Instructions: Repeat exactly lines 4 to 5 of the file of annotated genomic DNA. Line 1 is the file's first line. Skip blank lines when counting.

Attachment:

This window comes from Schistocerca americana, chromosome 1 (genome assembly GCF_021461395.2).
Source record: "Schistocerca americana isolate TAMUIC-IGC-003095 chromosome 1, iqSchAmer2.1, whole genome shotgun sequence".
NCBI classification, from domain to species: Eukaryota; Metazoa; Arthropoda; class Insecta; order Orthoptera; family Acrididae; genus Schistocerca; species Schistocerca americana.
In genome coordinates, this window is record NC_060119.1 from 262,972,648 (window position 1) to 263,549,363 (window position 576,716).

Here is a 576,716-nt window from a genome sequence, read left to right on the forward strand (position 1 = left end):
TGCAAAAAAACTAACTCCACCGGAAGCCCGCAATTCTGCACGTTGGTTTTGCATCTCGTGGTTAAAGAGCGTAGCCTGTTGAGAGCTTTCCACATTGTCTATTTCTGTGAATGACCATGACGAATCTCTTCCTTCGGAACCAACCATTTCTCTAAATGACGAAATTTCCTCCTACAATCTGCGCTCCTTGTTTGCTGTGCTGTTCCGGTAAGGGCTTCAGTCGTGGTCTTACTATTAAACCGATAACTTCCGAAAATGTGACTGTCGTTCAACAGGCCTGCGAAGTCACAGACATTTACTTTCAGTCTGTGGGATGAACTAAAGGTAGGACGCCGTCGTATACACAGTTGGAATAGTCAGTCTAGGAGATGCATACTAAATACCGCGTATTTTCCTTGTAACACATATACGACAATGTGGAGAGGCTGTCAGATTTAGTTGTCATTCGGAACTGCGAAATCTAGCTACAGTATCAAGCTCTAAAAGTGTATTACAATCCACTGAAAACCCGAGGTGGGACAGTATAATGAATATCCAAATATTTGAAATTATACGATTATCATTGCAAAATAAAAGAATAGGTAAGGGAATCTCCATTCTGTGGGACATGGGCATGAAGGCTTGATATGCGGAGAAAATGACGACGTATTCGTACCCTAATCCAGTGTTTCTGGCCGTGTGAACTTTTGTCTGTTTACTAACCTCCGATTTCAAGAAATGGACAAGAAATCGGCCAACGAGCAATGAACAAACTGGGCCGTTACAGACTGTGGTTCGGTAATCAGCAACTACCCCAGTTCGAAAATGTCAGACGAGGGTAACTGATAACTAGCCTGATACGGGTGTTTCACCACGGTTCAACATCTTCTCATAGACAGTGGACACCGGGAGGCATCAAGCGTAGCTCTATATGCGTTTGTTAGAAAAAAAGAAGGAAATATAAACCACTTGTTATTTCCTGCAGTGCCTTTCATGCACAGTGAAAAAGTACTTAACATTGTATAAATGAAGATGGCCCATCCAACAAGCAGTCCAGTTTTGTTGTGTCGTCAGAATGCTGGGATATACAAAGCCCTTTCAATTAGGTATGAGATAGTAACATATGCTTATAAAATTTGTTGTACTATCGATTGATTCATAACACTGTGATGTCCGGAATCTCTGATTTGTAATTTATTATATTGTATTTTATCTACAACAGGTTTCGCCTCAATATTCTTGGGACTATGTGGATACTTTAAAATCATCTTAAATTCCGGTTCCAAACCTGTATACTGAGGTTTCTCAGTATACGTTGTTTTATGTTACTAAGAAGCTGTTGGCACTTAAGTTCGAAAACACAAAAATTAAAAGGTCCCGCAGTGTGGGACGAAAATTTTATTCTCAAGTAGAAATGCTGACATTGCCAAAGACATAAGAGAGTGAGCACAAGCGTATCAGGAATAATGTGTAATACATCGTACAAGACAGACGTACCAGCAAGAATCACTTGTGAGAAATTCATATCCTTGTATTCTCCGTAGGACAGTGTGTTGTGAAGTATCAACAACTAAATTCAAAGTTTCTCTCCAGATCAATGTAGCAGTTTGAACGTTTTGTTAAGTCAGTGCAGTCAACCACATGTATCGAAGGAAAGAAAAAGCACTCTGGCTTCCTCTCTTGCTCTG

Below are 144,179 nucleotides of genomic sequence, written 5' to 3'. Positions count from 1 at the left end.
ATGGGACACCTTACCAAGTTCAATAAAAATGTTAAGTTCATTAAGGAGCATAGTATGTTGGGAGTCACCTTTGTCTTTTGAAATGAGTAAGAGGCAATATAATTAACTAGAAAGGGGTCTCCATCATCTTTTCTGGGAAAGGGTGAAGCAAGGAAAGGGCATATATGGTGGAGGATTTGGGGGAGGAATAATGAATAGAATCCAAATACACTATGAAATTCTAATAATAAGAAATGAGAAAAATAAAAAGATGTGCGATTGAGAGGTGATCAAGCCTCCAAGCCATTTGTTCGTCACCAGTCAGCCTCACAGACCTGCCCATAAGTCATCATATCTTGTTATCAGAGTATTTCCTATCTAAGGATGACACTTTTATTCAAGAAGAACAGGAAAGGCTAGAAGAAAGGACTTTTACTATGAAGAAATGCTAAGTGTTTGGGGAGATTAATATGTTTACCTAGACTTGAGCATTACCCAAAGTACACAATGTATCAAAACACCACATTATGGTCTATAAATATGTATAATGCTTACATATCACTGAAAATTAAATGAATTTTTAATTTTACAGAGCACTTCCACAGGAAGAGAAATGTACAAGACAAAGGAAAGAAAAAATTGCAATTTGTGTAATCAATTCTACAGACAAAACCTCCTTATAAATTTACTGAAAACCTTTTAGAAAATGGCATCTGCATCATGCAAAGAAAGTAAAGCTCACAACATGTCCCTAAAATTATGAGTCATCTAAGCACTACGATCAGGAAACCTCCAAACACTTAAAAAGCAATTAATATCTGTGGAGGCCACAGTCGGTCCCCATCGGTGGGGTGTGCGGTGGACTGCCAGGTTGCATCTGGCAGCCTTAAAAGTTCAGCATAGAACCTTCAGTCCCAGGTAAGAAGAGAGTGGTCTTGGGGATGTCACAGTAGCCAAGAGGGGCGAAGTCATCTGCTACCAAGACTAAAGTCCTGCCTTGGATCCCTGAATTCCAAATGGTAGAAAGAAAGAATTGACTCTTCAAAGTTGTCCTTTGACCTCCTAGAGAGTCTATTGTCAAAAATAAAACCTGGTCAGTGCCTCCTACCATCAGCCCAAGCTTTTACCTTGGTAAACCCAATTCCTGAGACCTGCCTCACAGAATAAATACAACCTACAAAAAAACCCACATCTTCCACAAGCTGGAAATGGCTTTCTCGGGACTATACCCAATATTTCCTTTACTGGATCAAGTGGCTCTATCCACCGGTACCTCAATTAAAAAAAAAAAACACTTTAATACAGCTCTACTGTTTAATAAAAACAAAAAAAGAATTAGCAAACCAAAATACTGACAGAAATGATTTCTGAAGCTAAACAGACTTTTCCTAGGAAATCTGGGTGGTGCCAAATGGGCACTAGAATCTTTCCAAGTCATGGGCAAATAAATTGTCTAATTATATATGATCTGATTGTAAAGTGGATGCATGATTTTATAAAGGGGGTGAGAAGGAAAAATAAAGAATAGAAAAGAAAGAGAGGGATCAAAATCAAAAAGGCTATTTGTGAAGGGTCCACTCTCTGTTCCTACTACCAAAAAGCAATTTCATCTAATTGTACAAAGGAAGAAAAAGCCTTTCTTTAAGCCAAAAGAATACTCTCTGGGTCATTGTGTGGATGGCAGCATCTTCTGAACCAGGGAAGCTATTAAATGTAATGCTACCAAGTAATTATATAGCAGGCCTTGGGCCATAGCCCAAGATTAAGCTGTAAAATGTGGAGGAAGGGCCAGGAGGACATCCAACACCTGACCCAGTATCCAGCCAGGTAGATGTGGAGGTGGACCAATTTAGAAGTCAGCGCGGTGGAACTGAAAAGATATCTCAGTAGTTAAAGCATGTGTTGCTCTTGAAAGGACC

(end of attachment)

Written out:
In genome coordinates, this window is record NC_060119.1 from 262,972,648 (window position 1) to 263,549,363 (window position 576,716).

Here is a 576,716-nt window from a genome sequence, read left to right on the forward strand (position 1 = left end):